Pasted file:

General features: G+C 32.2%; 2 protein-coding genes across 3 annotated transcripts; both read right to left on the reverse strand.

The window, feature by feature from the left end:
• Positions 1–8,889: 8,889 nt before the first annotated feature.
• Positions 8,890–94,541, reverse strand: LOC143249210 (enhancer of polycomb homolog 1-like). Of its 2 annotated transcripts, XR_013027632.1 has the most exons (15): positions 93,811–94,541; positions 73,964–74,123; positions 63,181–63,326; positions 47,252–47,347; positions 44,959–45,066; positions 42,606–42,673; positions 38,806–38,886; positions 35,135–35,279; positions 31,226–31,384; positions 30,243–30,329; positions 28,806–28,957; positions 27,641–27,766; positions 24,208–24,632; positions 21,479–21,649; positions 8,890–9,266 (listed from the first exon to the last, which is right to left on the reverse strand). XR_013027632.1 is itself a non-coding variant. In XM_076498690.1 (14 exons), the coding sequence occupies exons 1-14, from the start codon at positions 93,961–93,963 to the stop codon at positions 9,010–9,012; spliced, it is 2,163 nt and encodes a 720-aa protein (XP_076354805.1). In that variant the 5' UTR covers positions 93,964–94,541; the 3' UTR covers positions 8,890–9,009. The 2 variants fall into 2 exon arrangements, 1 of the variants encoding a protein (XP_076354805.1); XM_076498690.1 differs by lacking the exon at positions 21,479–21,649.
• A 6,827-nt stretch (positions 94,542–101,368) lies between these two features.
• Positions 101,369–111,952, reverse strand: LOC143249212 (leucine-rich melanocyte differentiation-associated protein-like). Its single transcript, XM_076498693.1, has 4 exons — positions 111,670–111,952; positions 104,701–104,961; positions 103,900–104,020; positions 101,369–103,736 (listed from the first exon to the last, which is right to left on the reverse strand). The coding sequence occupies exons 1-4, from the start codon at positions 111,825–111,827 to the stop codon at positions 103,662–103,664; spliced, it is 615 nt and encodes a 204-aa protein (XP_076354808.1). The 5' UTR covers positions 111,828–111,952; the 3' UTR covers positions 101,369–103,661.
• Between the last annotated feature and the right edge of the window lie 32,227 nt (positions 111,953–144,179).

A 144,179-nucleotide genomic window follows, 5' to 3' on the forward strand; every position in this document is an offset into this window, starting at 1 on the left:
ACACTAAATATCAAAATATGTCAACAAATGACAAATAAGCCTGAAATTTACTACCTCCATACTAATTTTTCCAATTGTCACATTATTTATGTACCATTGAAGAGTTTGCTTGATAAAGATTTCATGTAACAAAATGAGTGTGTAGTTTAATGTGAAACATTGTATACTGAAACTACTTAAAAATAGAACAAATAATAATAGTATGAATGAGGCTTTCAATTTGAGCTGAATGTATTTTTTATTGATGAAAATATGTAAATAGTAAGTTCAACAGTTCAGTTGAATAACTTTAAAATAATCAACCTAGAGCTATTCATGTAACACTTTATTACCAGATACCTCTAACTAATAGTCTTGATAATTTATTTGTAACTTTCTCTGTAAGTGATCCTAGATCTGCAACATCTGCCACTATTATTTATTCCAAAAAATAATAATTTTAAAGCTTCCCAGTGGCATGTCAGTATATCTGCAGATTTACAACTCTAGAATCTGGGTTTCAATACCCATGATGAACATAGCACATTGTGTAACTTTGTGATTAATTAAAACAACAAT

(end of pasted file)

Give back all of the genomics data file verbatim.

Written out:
General features: G+C 32.2%; 2 protein-coding genes across 3 annotated transcripts; both read right to left on the reverse strand.

The window, feature by feature from the left end:
• Positions 1–8,889: 8,889 nt before the first annotated feature.
• Positions 8,890–94,541, reverse strand: LOC143249210 (enhancer of polycomb homolog 1-like). Of its 2 annotated transcripts, XR_013027632.1 has the most exons (15): positions 93,811–94,541; positions 73,964–74,123; positions 63,181–63,326; positions 47,252–47,347; positions 44,959–45,066; positions 42,606–42,673; positions 38,806–38,886; positions 35,135–35,279; positions 31,226–31,384; positions 30,243–30,329; positions 28,806–28,957; positions 27,641–27,766; positions 24,208–24,632; positions 21,479–21,649; positions 8,890–9,266 (listed from the first exon to the last, which is right to left on the reverse strand). XR_013027632.1 is itself a non-coding variant. In XM_076498690.1 (14 exons), the coding sequence occupies exons 1-14, from the start codon at positions 93,961–93,963 to the stop codon at positions 9,010–9,012; spliced, it is 2,163 nt and encodes a 720-aa protein (XP_076354805.1). In that variant the 5' UTR covers positions 93,964–94,541; the 3' UTR covers positions 8,890–9,009. The 2 variants fall into 2 exon arrangements, 1 of the variants encoding a protein (XP_076354805.1); XM_076498690.1 differs by lacking the exon at positions 21,479–21,649.
• A 6,827-nt stretch (positions 94,542–101,368) lies between these two features.
• Positions 101,369–111,952, reverse strand: LOC143249212 (leucine-rich melanocyte differentiation-associated protein-like). Its single transcript, XM_076498693.1, has 4 exons — positions 111,670–111,952; positions 104,701–104,961; positions 103,900–104,020; positions 101,369–103,736 (listed from the first exon to the last, which is right to left on the reverse strand). The coding sequence occupies exons 1-4, from the start codon at positions 111,825–111,827 to the stop codon at positions 103,662–103,664; spliced, it is 615 nt and encodes a 204-aa protein (XP_076354808.1). The 5' UTR covers positions 111,828–111,952; the 3' UTR covers positions 101,369–103,661.
• Between the last annotated feature and the right edge of the window lie 32,227 nt (positions 111,953–144,179).

A 144,179-nucleotide genomic window follows, 5' to 3' on the forward strand; every position in this document is an offset into this window, starting at 1 on the left:
ACACTAAATATCAAAATATGTCAACAAATGACAAATAAGCCTGAAATTTACTACCTCCATACTAATTTTTCCAATTGTCACATTATTTATGTACCATTGAAGAGTTTGCTTGATAAAGATTTCATGTAACAAAATGAGTGTGTAGTTTAATGTGAAACATTGTATACTGAAACTACTTAAAAATAGAACAAATAATAATAGTATGAATGAGGCTTTCAATTTGAGCTGAATGTATTTTTTATTGATGAAAATATGTAAATAGTAAGTTCAACAGTTCAGTTGAATAACTTTAAAATAATCAACCTAGAGCTATTCATGTAACACTTTATTACCAGATACCTCTAACTAATAGTCTTGATAATTTATTTGTAACTTTCTCTGTAAGTGATCCTAGATCTGCAACATCTGCCACTATTATTTATTCCAAAAAATAATAATTTTAAAGCTTCCCAGTGGCATGTCAGTATATCTGCAGATTTACAACTCTAGAATCTGGGTTTCAATACCCATGATGAACATAGCACATTGTGTAACTTTGTGATTAATTAAAACAACAAT